How to Not Catch Terrorists
By Bruce Schneier
March 26, 2007
Data mining for terrorists: It's an idea that just won't die. But it won't find any terrorists, it puts us at greater risk of crimes like identity theft, and it gives the police far too much power in a free society.
The first massive government program to collect dossiers on every American for data mining purposes was called Total Information Awareness. The public found the idea so abhorrent, and objected so forcefully, that Congress killed funding for the program in September 2003. But data mining is like a hydra--chop one head off, two more grow in its place. In May 2004, the General Accounting Office published a report that listed 122 different federal government data mining programs that used people's personal information. That didn't include classified military programs like Tangram, or state-run programs like MATRIX.
Now TIA is back with yet another name: Analysis, Dissemination, Visualization, Insight and Semantic Enhancement, or ADVISE. "It's an experiment to see how you can better analyze data that you already have, that you've already legally collected, to see if you can understand it, sort it and make use of it more readily than simply doing it manually," Homeland Security Chief Michael Chertoff told the Associated Press this month.
The names change, but the basic idea remains the same: suck up as much data as possible about everyone, sift through it with massive computers, and investigate patterns that might indicate terrorist plots. It's a compelling idea, but it's wrong. We're not going to find terrorist plots through data mining, and we're going to waste valuable resources chasing down false alarms.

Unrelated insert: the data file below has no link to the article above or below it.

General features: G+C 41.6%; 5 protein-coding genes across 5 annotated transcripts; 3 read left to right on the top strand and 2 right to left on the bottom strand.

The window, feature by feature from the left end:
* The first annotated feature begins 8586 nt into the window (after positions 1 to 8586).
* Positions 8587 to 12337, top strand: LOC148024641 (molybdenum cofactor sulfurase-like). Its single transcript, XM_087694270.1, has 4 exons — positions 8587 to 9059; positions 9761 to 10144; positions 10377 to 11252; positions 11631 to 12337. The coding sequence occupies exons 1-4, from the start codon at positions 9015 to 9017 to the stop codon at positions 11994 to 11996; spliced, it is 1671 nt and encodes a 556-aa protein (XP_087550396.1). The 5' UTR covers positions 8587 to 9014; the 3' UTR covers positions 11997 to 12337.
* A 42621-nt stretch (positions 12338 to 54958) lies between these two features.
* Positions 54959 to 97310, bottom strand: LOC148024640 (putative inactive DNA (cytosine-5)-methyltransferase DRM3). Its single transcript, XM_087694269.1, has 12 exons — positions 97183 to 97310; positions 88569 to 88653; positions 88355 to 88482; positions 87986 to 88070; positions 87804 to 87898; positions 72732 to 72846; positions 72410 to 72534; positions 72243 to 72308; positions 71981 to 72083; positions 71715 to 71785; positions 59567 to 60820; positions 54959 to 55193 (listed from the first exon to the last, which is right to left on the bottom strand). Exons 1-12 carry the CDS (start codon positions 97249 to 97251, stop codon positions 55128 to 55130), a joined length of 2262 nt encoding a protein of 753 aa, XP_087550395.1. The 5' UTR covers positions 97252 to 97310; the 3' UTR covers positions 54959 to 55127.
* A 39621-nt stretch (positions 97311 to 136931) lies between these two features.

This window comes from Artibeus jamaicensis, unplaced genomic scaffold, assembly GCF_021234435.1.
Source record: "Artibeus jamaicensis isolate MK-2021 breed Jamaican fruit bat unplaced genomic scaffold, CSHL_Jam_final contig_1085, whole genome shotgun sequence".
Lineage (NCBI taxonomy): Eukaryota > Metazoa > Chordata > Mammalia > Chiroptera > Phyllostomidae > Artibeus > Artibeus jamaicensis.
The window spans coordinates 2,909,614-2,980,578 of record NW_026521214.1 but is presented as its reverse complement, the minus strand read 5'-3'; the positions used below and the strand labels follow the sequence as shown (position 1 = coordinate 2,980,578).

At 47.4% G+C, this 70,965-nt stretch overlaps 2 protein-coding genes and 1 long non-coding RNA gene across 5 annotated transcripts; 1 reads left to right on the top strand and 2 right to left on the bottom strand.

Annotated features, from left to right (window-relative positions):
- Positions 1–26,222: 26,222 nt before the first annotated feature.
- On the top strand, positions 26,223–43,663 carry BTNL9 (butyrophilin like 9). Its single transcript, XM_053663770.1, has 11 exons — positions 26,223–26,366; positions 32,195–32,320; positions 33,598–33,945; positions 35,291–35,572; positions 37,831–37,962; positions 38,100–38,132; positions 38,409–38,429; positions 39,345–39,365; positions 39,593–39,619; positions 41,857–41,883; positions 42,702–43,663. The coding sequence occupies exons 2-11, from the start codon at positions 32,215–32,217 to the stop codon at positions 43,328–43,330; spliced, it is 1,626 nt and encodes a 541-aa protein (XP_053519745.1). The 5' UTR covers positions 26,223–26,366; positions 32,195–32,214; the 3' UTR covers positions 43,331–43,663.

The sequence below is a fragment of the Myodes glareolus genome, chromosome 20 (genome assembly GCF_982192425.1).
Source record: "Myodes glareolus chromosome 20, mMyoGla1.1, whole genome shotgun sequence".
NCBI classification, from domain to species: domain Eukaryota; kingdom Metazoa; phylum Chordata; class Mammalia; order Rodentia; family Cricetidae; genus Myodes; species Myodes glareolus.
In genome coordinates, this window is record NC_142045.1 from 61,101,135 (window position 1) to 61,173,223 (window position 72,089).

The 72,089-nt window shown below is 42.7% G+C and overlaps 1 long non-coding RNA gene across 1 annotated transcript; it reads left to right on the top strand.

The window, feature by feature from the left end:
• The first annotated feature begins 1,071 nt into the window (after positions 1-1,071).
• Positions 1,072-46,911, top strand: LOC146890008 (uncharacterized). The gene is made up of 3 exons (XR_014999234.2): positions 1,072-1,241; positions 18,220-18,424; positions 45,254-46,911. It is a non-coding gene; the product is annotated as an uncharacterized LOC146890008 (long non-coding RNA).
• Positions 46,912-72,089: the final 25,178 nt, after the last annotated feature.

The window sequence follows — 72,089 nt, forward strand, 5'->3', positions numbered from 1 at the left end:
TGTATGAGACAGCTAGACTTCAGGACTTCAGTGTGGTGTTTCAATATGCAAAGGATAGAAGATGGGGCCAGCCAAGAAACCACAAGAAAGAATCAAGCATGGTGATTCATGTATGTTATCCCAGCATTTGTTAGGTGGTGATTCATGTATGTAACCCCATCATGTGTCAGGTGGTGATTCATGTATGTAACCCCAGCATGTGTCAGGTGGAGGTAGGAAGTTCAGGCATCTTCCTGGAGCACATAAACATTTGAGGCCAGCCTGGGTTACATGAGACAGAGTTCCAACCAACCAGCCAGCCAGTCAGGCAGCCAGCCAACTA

Used properly, data mining is a great tool. As a result of data mining, AT&T reduces the costs of cell phone fraud, Amazon.com shows me books I might want to buy, and Google shows me advertising I'm more likely to be interested in. But it only works when there's (1) a reasonable percentage of attacks per year, (2) a well-defined profile to search for, and (3) and a low cost of false alarms.
Look at one of data mining's success stories: credit card fraud. All credit card companies data mine their transaction databases, looking for spending patterns that indicate a stolen card. About 1% of cards are stolen and fraudulently used each year in the U.S.; that's enough of a population to make searching for them effective. There are also common fraud patterns that can be computed from that data, and they're easy to search for. Additionally, the cost of a false alarm is only a phone call to the cardholder asking him to verify a couple of purchases. Cardholders don't even resent these phone calls--as long as they're not too frequent--so the cost is just a few minutes of operator time.
Terrorist plots are different. First, attacks are very rare. This means that even very accurate systems will be so flooded with false alarms that they will be useless: millions of false alarms for every one real attack, even assuming unrealistically accurate systems.